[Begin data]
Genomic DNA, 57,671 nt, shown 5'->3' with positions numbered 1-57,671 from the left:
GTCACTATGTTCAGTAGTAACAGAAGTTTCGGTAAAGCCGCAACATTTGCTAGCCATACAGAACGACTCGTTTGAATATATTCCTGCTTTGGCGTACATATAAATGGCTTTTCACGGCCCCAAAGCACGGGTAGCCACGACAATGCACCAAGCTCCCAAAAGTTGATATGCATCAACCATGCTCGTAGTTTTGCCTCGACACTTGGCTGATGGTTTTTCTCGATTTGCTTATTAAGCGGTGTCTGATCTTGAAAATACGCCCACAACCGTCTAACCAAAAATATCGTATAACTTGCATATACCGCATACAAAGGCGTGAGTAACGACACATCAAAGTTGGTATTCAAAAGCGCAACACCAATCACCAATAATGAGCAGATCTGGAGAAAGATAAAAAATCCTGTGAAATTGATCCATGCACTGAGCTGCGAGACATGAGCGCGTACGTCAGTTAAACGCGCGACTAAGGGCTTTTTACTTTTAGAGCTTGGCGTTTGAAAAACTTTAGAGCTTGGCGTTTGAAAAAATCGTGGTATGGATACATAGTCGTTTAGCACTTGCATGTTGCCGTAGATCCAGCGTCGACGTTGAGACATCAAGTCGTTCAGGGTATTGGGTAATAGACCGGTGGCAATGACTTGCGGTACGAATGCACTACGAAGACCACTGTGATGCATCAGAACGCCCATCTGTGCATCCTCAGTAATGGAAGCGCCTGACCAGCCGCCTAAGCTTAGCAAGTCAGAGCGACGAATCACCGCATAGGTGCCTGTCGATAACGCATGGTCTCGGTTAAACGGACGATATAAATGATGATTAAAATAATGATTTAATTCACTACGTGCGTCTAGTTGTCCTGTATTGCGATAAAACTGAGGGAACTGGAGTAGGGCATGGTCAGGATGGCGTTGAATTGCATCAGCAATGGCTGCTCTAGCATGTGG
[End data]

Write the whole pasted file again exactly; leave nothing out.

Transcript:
Genomic DNA, 57,671 nt, shown 5'->3' with positions numbered 1-57,671 from the left:
GTCACTATGTTCAGTAGTAACAGAAGTTTCGGTAAAGCCGCAACATTTGCTAGCCATACAGAACGACTCGTTTGAATATATTCCTGCTTTGGCGTACATATAAATGGCTTTTCACGGCCCCAAAGCACGGGTAGCCACGACAATGCACCAAGCTCCCAAAAGTTGATATGCATCAACCATGCTCGTAGTTTTGCCTCGACACTTGGCTGATGGTTTTTCTCGATTTGCTTATTAAGCGGTGTCTGATCTTGAAAATACGCCCACAACCGTCTAACCAAAAATATCGTATAACTTGCATATACCGCATACAAAGGCGTGAGTAACGACACATCAAAGTTGGTATTCAAAAGCGCAACACCAATCACCAATAATGAGCAGATCTGGAGAAAGATAAAAAATCCTGTGAAATTGATCCATGCACTGAGCTGCGAGACATGAGCGCGTACGTCAGTTAAACGCGCGACTAAGGGCTTTTTACTTTTAGAGCTTGGCGTTTGAAAAACTTTAGAGCTTGGCGTTTGAAAAAATCGTGGTATGGATACATAGTCGTTTAGCACTTGCATGTTGCCGTAGATCCAGCGTCGACGTTGAGACATCAAGTCGTTCAGGGTATTGGGTAATAGACCGGTGGCAATGACTTGCGGTACGAATGCACTACGAAGACCACTGTGATGCATCAGAACGCCCATCTGTGCATCCTCAGTAATGGAAGCGCCTGACCAGCCGCCTAAGCTTAGCAAGTCAGAGCGACGAATCACCGCATAGGTGCCTGTCGATAACGCATGGTCTCGGTTAAACGGACGATATAAATGATGATTAAAATAATGATTTAATTCACTACGTGCGTCTAGTTGTCCTGTATTGCGATAAAACTGAGGGAACTGGAGTAGGGCATGGTCAGGATGGCGTTGAATTGCATCAGCAATGGCTGCTCTAGCATGTGG